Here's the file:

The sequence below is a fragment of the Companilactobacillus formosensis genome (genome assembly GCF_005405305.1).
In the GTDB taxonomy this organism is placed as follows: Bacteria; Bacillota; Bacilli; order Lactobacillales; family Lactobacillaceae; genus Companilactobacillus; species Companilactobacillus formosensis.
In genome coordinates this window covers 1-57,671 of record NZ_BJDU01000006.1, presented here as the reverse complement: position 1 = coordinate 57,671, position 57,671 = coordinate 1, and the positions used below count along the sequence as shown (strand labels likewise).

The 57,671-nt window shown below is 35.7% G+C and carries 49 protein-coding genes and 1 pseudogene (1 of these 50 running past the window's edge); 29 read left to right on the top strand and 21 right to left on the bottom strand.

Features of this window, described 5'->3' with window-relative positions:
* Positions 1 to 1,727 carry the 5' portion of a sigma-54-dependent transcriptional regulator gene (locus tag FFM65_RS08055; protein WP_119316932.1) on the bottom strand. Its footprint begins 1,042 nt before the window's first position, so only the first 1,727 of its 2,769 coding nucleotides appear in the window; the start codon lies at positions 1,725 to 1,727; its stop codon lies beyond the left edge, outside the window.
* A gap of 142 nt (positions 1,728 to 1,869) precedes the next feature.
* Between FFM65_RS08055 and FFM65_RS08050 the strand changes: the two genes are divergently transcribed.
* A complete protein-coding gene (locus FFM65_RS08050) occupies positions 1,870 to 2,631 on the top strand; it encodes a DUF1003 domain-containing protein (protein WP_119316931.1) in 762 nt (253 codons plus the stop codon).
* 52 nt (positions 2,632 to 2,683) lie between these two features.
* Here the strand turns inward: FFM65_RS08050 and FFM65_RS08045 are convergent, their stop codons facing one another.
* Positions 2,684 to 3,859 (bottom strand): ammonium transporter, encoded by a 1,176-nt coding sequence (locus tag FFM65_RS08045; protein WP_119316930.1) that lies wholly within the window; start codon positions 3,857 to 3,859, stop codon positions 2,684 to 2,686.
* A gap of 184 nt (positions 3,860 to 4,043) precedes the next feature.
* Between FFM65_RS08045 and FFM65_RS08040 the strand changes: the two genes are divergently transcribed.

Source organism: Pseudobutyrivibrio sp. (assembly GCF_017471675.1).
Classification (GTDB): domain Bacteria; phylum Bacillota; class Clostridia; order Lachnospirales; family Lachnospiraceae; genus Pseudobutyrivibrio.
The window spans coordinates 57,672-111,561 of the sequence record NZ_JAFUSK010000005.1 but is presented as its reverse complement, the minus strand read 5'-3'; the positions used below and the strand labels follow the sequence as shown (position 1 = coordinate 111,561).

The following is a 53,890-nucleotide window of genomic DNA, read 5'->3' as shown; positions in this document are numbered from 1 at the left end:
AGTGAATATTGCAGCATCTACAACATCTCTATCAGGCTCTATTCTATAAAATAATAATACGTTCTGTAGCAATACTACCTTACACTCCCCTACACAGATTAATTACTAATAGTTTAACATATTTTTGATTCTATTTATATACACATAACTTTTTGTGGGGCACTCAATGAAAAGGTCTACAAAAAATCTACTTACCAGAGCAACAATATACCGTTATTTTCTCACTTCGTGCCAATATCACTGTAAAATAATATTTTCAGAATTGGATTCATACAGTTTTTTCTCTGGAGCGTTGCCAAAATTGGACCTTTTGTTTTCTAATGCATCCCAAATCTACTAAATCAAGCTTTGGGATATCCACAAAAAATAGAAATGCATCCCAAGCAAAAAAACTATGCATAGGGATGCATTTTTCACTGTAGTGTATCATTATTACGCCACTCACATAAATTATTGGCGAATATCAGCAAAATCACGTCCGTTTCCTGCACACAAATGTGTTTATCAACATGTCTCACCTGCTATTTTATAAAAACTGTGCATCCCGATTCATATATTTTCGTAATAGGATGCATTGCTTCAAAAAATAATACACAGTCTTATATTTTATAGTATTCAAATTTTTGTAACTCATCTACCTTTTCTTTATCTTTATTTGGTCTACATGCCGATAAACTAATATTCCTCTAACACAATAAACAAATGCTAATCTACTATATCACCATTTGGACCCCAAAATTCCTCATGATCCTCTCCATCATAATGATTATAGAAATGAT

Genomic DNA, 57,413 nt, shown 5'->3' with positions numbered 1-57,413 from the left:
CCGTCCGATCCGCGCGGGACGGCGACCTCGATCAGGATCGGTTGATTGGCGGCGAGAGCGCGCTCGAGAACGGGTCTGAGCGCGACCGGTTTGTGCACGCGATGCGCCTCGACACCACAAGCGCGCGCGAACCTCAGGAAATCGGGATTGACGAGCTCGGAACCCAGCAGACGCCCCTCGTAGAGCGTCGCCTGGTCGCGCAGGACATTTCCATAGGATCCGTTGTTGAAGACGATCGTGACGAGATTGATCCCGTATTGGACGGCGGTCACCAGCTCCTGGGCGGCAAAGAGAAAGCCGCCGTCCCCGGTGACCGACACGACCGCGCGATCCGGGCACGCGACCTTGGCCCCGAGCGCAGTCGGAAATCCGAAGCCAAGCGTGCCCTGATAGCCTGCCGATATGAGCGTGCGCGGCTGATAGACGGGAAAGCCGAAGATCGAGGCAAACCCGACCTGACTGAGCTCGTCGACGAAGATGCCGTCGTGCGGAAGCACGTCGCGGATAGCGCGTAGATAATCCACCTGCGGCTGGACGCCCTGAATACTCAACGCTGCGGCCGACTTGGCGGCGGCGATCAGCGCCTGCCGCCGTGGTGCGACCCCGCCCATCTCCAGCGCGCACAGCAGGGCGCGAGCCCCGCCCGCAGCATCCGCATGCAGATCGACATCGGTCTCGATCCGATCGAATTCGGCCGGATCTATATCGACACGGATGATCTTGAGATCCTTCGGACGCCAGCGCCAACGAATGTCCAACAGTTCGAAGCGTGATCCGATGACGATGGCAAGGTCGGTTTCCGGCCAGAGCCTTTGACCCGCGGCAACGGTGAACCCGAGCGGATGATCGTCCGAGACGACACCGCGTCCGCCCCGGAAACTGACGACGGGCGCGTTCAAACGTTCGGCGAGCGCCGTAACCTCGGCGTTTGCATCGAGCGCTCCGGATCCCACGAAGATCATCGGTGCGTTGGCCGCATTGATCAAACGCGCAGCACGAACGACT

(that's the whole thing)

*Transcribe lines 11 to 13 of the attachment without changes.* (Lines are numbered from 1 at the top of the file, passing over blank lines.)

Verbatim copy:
* Here the strand turns inward: FFM65_RS08050 and FFM65_RS08045 are convergent, their stop codons facing one another.
* Positions 2,684 to 3,859 (bottom strand): ammonium transporter, encoded by a 1,176-nt coding sequence (locus tag FFM65_RS08045; protein WP_119316930.1) that lies wholly within the window; start codon positions 3,857 to 3,859, stop codon positions 2,684 to 2,686.
* A gap of 184 nt (positions 3,860 to 4,043) precedes the next feature.